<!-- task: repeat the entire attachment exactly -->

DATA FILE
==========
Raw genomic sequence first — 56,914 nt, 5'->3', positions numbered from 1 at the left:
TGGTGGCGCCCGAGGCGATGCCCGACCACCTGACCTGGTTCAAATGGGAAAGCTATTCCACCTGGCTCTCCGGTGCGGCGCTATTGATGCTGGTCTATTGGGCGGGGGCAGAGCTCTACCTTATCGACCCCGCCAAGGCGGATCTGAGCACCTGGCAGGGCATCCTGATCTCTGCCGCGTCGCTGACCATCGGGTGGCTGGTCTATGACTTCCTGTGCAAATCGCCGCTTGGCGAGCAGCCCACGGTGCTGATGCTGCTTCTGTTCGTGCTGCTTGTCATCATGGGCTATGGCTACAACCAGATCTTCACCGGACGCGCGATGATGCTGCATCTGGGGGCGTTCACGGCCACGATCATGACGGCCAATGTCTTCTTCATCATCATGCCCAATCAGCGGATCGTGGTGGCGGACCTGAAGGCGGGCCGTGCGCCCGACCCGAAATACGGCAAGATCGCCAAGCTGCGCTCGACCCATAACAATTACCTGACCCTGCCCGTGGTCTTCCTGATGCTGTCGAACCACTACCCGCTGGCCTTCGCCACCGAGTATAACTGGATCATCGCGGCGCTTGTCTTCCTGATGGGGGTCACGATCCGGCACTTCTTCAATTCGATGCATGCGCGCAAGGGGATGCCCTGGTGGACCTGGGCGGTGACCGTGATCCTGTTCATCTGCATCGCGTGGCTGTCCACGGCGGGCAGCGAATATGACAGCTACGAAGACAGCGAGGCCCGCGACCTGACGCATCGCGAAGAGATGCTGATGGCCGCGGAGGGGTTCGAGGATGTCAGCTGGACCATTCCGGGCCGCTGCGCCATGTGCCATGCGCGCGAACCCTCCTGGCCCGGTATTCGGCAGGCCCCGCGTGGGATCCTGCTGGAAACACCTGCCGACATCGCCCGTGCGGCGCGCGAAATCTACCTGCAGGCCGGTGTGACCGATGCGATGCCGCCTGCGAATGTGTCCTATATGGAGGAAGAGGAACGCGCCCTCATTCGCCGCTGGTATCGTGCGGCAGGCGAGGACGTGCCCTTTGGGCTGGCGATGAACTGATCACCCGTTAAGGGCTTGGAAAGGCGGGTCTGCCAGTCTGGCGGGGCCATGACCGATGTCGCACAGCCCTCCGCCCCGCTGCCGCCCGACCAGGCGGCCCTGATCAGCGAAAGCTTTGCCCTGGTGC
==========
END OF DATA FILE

Raw genomic sequence first — 56,914 nt, 5'->3', positions numbered from 1 at the left:
TGGTGGCGCCCGAGGCGATGCCCGACCACCTGACCTGGTTCAAATGGGAAAGCTATTCCACCTGGCTCTCCGGTGCGGCGCTATTGATGCTGGTCTATTGGGCGGGGGCAGAGCTCTACCTTATCGACCCCGCCAAGGCGGATCTGAGCACCTGGCAGGGCATCCTGATCTCTGCCGCGTCGCTGACCATCGGGTGGCTGGTCTATGACTTCCTGTGCAAATCGCCGCTTGGCGAGCAGCCCACGGTGCTGATGCTGCTTCTGTTCGTGCTGCTTGTCATCATGGGCTATGGCTACAACCAGATCTTCACCGGACGCGCGATGATGCTGCATCTGGGGGCGTTCACGGCCACGATCATGACGGCCAATGTCTTCTTCATCATCATGCCCAATCAGCGGATCGTGGTGGCGGACCTGAAGGCGGGCCGTGCGCCCGACCCGAAATACGGCAAGATCGCCAAGCTGCGCTCGACCCATAACAATTACCTGACCCTGCCCGTGGTCTTCCTGATGCTGTCGAACCACTACCCGCTGGCCTTCGCCACCGAGTATAACTGGATCATCGCGGCGCTTGTCTTCCTGATGGGGGTCACGATCCGGCACTTCTTCAATTCGATGCATGCGCGCAAGGGGATGCCCTGGTGGACCTGGGCGGTGACCGTGATCCTGTTCATCTGCATCGCGTGGCTGTCCACGGCGGGCAGCGAATATGACAGCTACGAAGACAGCGAGGCCCGCGACCTGACGCATCGCGAAGAGATGCTGATGGCCGCGGAGGGGTTCGAGGATGTCAGCTGGACCATTCCGGGCCGCTGCGCCATGTGCCATGCGCGCGAACCCTCCTGGCCCGGTATTCGGCAGGCCCCGCGTGGGATCCTGCTGGAAACACCTGCCGACATCGCCCGTGCGGCGCGCGAAATCTACCTGCAGGCCGGTGTGACCGATGCGATGCCGCCTGCGAATGTGTCCTATATGGAGGAAGAGGAACGCGCCCTCATTCGCCGCTGGTATCGTGCGGCAGGCGAGGACGTGCCCTTTGGGCTGGCGATGAACTGATCACCCGTTAAGGGCTTGGAAAGGCGGGTCTGCCAGTCTGGCGGGGCCATGACCGATGTCGCACAGCCCTCCGCCCCGCTGCCGCCCGACCAGGCGGCCCTGATCAGCGAAAGCTTTGCCCTGGTGC